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Women composers A-Z
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Isabella Leonarda
* 06.09.1620 † 25.02.1704
In northern Italy in the sixteenth and seventeenth centuries, a good deal of music was composed by women. One of the most productive composers was the noblewoman Isabella Leonarda. She left almost 200 compositions in 20 volumes including mostly sacred vocal music such as motets for soloist and continuo as well as a mass for soloists, choir, strings and continuo.
Her only purely instrumental opus is no. 16 which is made up of the 12 sonate da chiesa. These works were used in the celebration of the Catholic Mass. Why did a 73-year-old woman nun and composer, La Sorella Isabella, diverge from her usual compositional habits (the composition of vocal music) and start to write a new kind of music? We will never know, but maybe she was encouraged by the honour accorded to her by the church when she became Madre Vicaria of her convent. The sonatas were written in the same year that she was named to that office. (In the original edition the words Con licenza de Superiori can be found, meaning that the church had permitted these works to be written!) The Opus 16 sonatas are among the first instrumental pieces written by a woman. This fact was probably not known to Isabella Leonarda herself. Perhaps the composer was interested in writing music without texts as a contrast to all her vocal works, or maybe she was just eager to try out the "new" trio sonata style? Compared with contemporary composers (e.g. Corelli) her sonatas are longer, sometimes containing six movements rather than the usual four. She was also more generous than some with modulations, using a large number of related keys within the same sonata. Leonarda was born on the 6 September, 1620 in Novara and at the age of 16 she entered the convent Collegio di Sant Orsola. In 1686 she became Madre Superior of this convent and in 1693 Madre Vicaria. This convent was closed in 1811. In the 17th century it was a kind of teaching school for girls, the curriculum of which certainly included music. It is not known who taught Leonarda to compose, but in his Dizionario Ricordi della Musica e di Musicisti (Ricordi, Milan, 1959) Sartori makes the assumption that the Maestro di Capella of the Novara Cathedral, Gasparo Casati was her teacher. Her first composition appears in a printed work which he published around 1640. This was a common way for first works of composers to be presented to the public at the time. The French music lover and collector Sebastien de Brossard (1655-1730) knew Leonarda's music well and appreciated it especially. This is documented by him in Catalogue des livres de musique theorique et pratique (Paris, 1724). Considering her large compositional production, Isabella Leonarda has been almost fully ignored by today's musicians, music students and music scholars. However, given a chance to hear it, many people discover the creative force of her music. Literature: Bowers -Tick: Women making music, the Western Art Tradition 1150-1950, MacMillan Press, 1986 Caldwell, J : Editing Early Music, Early Music series 5, Clarendon Press, 1985 Carter, Stewart Arlen: The Music of Isabella Leonarda, Diss. 1982 ,Stanford University Pendle, K : Women & Music, A History, Indiana University Press, 1991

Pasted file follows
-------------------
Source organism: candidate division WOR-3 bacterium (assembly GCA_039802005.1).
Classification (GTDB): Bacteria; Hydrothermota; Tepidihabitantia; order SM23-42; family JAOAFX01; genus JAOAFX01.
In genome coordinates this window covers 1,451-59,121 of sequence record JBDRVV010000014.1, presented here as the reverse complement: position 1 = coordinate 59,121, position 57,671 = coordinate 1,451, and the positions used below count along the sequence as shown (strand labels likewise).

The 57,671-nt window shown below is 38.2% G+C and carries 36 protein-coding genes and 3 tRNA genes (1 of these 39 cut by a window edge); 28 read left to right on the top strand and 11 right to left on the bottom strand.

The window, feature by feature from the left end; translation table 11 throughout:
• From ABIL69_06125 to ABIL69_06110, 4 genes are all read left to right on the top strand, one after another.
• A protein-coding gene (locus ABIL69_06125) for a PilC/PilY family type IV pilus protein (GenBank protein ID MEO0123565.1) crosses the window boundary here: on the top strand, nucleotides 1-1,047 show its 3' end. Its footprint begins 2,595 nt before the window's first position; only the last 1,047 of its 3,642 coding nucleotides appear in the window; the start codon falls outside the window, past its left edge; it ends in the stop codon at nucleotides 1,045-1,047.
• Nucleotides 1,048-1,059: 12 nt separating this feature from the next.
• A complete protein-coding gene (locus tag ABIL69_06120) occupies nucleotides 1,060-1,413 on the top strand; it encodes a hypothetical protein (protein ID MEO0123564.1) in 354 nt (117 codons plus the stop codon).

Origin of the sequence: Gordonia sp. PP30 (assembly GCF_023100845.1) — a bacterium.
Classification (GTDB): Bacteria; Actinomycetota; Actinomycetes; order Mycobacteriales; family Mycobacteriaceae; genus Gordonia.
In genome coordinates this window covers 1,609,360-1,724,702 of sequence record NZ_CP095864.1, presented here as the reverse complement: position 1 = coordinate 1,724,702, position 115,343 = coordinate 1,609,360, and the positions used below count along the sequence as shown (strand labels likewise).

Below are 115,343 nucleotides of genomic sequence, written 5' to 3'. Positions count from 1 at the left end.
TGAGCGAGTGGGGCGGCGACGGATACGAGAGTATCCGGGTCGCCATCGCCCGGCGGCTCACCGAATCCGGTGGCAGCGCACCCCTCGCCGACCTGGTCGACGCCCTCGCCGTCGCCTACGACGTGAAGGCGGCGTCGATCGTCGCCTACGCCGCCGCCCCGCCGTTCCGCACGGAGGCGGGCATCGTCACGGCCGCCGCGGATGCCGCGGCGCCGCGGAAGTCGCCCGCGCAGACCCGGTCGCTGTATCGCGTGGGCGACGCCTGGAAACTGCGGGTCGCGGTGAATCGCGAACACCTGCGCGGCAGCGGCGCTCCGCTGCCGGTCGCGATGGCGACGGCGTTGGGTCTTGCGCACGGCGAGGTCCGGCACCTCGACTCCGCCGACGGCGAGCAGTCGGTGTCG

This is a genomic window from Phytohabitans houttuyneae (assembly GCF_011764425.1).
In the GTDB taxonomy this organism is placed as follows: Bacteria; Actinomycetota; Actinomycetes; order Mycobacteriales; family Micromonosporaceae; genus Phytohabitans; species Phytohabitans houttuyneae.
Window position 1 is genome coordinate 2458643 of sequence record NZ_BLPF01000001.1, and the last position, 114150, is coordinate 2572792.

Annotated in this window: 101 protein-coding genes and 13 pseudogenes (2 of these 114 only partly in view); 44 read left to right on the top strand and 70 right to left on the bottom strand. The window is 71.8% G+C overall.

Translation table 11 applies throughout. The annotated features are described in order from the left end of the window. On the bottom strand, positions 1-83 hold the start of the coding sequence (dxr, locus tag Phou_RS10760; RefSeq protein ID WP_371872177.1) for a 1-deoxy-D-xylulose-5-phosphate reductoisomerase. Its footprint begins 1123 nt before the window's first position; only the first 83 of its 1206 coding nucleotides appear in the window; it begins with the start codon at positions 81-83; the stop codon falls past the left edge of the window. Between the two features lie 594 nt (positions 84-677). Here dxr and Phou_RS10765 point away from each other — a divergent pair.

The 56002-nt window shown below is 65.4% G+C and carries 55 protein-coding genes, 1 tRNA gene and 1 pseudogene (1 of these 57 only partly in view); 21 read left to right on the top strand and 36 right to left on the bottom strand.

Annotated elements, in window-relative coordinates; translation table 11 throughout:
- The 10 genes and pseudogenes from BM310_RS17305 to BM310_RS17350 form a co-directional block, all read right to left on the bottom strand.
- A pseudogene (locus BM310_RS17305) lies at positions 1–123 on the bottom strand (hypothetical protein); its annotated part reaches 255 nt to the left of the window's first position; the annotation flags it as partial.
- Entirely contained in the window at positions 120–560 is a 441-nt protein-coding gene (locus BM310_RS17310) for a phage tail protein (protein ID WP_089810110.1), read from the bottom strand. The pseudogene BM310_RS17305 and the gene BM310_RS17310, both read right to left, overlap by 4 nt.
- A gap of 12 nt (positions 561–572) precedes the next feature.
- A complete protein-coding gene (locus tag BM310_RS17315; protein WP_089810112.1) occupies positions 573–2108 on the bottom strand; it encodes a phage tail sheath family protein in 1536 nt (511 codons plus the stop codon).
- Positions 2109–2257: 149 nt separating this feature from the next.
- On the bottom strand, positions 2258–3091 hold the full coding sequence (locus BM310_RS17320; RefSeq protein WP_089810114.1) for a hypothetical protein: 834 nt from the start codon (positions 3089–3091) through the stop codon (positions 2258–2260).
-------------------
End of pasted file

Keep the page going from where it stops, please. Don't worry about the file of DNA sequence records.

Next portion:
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Annäherung VIII - an sieben Komponistinnen
Selected bass motets
Iam diu dilecte mi Jesu. Motet from op. 20 (1700)
Sonate Nr. 1 op. 16
Sonate Nr. 12 op. 16

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